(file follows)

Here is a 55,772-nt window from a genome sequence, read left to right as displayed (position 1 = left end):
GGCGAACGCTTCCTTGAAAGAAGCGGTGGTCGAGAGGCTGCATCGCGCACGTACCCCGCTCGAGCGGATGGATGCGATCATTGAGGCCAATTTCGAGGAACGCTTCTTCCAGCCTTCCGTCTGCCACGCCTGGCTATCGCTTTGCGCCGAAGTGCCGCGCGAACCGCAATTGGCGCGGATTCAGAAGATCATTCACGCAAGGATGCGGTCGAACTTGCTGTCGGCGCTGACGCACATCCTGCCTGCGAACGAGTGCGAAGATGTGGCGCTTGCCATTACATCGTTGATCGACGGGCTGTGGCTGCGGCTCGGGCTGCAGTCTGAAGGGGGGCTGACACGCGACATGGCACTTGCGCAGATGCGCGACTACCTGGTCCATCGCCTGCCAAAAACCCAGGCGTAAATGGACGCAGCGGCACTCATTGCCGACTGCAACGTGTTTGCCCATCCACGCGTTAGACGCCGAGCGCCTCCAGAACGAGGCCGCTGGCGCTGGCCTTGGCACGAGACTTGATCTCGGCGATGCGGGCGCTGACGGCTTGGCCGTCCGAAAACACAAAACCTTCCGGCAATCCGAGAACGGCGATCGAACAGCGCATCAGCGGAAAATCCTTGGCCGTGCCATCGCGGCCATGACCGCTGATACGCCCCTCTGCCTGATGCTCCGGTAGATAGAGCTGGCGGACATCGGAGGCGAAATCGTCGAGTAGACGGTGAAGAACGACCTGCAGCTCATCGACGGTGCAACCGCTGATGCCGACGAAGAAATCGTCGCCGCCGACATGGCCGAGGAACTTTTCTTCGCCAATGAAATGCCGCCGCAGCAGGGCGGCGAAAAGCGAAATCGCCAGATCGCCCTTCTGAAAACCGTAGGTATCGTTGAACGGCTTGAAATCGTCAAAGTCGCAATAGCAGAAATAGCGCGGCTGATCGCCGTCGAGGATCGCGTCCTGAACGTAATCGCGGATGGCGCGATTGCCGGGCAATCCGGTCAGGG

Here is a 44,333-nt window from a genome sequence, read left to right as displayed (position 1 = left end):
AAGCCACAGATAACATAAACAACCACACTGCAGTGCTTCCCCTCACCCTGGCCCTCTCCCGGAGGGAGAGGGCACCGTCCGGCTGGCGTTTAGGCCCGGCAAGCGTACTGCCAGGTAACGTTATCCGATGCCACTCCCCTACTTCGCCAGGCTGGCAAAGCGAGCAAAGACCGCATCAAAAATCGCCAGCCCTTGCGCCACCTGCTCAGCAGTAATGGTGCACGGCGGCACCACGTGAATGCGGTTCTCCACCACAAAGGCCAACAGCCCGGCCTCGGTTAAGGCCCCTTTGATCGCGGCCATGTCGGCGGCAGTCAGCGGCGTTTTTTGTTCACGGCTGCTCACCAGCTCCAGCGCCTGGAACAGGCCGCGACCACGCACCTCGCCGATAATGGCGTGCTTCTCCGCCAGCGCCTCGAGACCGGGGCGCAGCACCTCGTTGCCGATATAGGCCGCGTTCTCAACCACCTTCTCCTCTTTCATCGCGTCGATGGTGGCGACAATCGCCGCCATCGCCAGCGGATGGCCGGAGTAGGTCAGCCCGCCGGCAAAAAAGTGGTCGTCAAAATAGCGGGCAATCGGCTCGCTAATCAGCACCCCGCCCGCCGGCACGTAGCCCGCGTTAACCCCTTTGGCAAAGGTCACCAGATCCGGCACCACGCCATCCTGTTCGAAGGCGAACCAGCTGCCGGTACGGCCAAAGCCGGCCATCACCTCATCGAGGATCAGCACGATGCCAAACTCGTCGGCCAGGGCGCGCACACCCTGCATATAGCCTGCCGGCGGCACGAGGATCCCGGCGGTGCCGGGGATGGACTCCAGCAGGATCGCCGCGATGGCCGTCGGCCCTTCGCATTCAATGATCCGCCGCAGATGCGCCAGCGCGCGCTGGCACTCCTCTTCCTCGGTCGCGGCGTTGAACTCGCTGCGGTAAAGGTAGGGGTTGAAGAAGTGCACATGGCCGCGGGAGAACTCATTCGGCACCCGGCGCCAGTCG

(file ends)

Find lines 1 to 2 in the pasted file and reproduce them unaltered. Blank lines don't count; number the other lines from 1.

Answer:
Here is a 55,772-nt window from a genome sequence, read left to right as displayed (position 1 = left end):
GGCGAACGCTTCCTTGAAAGAAGCGGTGGTCGAGAGGCTGCATCGCGCACGTACCCCGCTCGAGCGGATGGATGCGATCATTGAGGCCAATTTCGAGGAACGCTTCTTCCAGCCTTCCGTCTGCCACGCCTGGCTATCGCTTTGCGCCGAAGTGCCGCGCGAACCGCAATTGGCGCGGATTCAGAAGATCATTCACGCAAGGATGCGGTCGAACTTGCTGTCGGCGCTGACGCACATCCTGCCTGCGAACGAGTGCGAAGATGTGGCGCTTGCCATTACATCGTTGATCGACGGGCTGTGGCTGCGGCTCGGGCTGCAGTCTGAAGGGGGGCTGACACGCGACATGGCACTTGCGCAGATGCGCGACTACCTGGTCCATCGCCTGCCAAAAACCCAGGCGTAAATGGACGCAGCGGCACTCATTGCCGACTGCAACGTGTTTGCCCATCCACGCGTTAGACGCCGAGCGCCTCCAGAACGAGGCCGCTGGCGCTGGCCTTGGCACGAGACTTGATCTCGGCGATGCGGGCGCTGACGGCTTGGCCGTCCGAAAACACAAAACCTTCCGGCAATCCGAGAACGGCGATCGAACAGCGCATCAGCGGAAAATCCTTGGCCGTGCCATCGCGGCCATGACCGCTGATACGCCCCTCTGCCTGATGCTCCGGTAGATAGAGCTGGCGGACATCGGAGGCGAAATCGTCGAGTAGACGGTGAAGAACGACCTGCAGCTCATCGACGGTGCAACCGCTGATGCCGACGAAGAAATCGTCGCCGCCGACATGGCCGAGGAACTTTTCTTCGCCAATGAAATGCCGCCGCAGCAGGGCGGCGAAAAGCGAAATCGCCAGATCGCCCTTCTGAAAACCGTAGGTATCGTTGAACGGCTTGAAATCGTCAAAGTCGCAATAGCAGAAATAGCGCGGCTGATCGCCGTCGAGGATCGCGTCCTGAACGTAATCGCGGATGGCGCGATTGCCGGGCAATCCGGTCAGGG